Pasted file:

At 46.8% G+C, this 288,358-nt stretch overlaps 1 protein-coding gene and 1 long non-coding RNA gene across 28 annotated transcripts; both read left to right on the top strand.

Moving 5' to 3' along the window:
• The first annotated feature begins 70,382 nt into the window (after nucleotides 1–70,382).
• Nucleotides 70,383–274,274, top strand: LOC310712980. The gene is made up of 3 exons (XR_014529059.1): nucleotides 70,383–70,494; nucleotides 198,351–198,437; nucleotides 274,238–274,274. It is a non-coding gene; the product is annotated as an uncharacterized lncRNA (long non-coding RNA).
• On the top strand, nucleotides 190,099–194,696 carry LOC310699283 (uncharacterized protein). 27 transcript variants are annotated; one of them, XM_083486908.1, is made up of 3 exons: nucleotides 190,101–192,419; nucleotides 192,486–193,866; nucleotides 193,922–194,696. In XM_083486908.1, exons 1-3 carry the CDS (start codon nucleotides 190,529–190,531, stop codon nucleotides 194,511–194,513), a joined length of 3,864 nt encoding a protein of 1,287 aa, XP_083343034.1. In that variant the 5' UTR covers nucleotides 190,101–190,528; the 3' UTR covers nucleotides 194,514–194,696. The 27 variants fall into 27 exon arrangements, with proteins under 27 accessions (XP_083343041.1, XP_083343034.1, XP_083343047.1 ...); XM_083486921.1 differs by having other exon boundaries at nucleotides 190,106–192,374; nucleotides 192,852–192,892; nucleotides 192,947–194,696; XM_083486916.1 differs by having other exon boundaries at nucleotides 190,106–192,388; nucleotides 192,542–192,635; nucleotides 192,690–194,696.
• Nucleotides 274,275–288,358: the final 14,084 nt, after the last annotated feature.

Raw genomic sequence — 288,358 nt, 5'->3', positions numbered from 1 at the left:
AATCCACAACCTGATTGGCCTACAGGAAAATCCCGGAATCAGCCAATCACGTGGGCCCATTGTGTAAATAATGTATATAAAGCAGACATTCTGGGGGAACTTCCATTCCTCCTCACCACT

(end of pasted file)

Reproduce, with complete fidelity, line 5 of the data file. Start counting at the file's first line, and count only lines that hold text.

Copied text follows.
• On the top strand, nucleotides 190,099–194,696 carry LOC310699283 (uncharacterized protein). 27 transcript variants are annotated; one of them, XM_083486908.1, is made up of 3 exons: nucleotides 190,101–192,419; nucleotides 192,486–193,866; nucleotides 193,922–194,696. In XM_083486908.1, exons 1-3 carry the CDS (start codon nucleotides 190,529–190,531, stop codon nucleotides 194,511–194,513), a joined length of 3,864 nt encoding a protein of 1,287 aa, XP_083343034.1. In that variant the 5' UTR covers nucleotides 190,101–190,528; the 3' UTR covers nucleotides 194,514–194,696. The 27 variants fall into 27 exon arrangements, with proteins under 27 accessions (XP_083343041.1, XP_083343034.1, XP_083343047.1 ...); XM_083486921.1 differs by having other exon boundaries at nucleotides 190,106–192,374; nucleotides 192,852–192,892; nucleotides 192,947–194,696; XM_083486916.1 differs by having other exon boundaries at nucleotides 190,106–192,388; nucleotides 192,542–192,635; nucleotides 192,690–194,696.